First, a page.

Whether you call Montana’s fall fireworks Larch or Tamarack may come down to a question of your roots.
“The older families here,” says Flathead Valley Community College instructor Bob Beall, “they came from Minnesota and Wisconsin, they brought the name [Tamarack] with them.”
On the other hand, Beall says many of the families in Libby came from the Olympic Peninsula. They call it Larch.
“We tend to have a bit different terminologies in two towns, even though they’re only 95 miles apart,” Beall explains.
The Algonquin people of the eastern United States named the Tamarack. The British Columbia Ministry of Forests and Range’s online “Tree Book” defines the tamarack as “a small, slender tree which rarely grows more than 15 meters tall.” It says the word Tamarack comes from the Algonquin word akemantak, meaning “wood used for snowshoes.” They can grow up to 65 feet high, and up to about 2 feet in diameter. The Algonquin used the Tamarack to make snow shoes because the wood is tough, but flexible.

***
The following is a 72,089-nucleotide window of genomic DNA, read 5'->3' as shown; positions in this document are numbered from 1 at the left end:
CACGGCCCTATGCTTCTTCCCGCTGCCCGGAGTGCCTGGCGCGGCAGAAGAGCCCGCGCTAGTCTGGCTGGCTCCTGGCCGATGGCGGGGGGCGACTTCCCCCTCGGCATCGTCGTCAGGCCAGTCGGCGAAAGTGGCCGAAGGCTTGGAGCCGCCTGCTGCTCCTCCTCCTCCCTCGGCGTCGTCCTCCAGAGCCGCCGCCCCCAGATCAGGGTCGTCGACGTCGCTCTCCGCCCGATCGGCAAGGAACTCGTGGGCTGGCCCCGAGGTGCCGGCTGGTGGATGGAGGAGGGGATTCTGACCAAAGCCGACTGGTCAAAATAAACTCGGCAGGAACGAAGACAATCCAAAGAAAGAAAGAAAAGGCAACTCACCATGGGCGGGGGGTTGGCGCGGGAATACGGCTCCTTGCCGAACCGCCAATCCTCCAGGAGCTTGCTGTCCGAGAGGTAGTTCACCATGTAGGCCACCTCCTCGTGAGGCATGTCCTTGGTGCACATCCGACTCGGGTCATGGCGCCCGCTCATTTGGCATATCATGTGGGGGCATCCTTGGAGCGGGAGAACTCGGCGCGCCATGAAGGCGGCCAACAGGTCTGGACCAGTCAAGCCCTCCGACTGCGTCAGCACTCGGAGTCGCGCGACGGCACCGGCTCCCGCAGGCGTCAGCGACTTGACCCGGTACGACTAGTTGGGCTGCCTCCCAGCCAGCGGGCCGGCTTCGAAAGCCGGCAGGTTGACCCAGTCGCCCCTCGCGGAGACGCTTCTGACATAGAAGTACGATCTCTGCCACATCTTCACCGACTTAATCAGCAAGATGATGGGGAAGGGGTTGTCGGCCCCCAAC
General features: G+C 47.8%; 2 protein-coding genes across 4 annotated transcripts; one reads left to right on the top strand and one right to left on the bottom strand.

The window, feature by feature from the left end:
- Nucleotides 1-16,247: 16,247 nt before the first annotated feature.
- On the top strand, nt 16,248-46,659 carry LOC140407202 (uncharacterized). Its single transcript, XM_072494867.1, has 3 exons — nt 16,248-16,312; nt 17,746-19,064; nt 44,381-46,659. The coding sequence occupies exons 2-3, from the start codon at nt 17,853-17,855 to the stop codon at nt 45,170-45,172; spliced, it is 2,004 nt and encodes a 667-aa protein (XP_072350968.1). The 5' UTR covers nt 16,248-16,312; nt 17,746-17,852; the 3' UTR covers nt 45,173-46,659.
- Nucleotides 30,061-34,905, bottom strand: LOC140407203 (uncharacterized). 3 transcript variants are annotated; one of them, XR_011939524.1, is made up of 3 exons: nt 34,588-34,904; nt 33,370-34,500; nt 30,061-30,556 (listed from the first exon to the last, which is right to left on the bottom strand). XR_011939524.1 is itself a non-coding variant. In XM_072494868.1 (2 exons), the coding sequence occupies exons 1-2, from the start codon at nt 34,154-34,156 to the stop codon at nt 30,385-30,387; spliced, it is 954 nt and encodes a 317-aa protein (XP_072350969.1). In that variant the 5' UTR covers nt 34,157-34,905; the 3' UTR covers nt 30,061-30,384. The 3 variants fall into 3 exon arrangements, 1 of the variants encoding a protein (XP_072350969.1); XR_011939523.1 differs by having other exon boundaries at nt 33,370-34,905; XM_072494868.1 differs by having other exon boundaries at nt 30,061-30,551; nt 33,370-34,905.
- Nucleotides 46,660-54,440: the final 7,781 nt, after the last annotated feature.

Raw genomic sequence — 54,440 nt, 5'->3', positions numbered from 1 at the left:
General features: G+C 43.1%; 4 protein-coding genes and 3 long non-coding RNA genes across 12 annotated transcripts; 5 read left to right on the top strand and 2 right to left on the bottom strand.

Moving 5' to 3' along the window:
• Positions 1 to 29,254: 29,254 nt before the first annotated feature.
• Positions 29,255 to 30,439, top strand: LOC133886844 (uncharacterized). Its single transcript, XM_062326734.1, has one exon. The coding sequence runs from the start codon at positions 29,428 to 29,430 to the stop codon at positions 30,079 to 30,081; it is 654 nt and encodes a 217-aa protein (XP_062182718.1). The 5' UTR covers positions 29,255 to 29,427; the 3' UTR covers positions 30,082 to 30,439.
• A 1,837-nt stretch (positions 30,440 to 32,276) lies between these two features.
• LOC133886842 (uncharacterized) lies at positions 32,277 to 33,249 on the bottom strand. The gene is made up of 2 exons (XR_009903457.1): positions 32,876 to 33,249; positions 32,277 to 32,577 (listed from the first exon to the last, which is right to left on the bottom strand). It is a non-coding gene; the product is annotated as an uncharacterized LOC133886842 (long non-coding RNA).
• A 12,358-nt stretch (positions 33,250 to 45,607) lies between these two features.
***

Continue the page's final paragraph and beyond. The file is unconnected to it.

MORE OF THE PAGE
Western Larch, found here in Western Montana and in Northern Idaho, is the largest of the American Larches. The Forest Service notes they’ve found 700-year-old trees with an 8-foot diameter and towering 200-feet high. They can live up to 850 years, and grow to more than 260 feet. It’s the strongest of the soft woods, often used in construction and the manufacture of lumber and plywood.
They’re the same genus, larix, but different species. Western Larch is Larix occidentalis, while Tamarack is Larix laricina.
“What I tell people,” says Beall, “you call them whatever your grandma called them and you can’t be wrong.”
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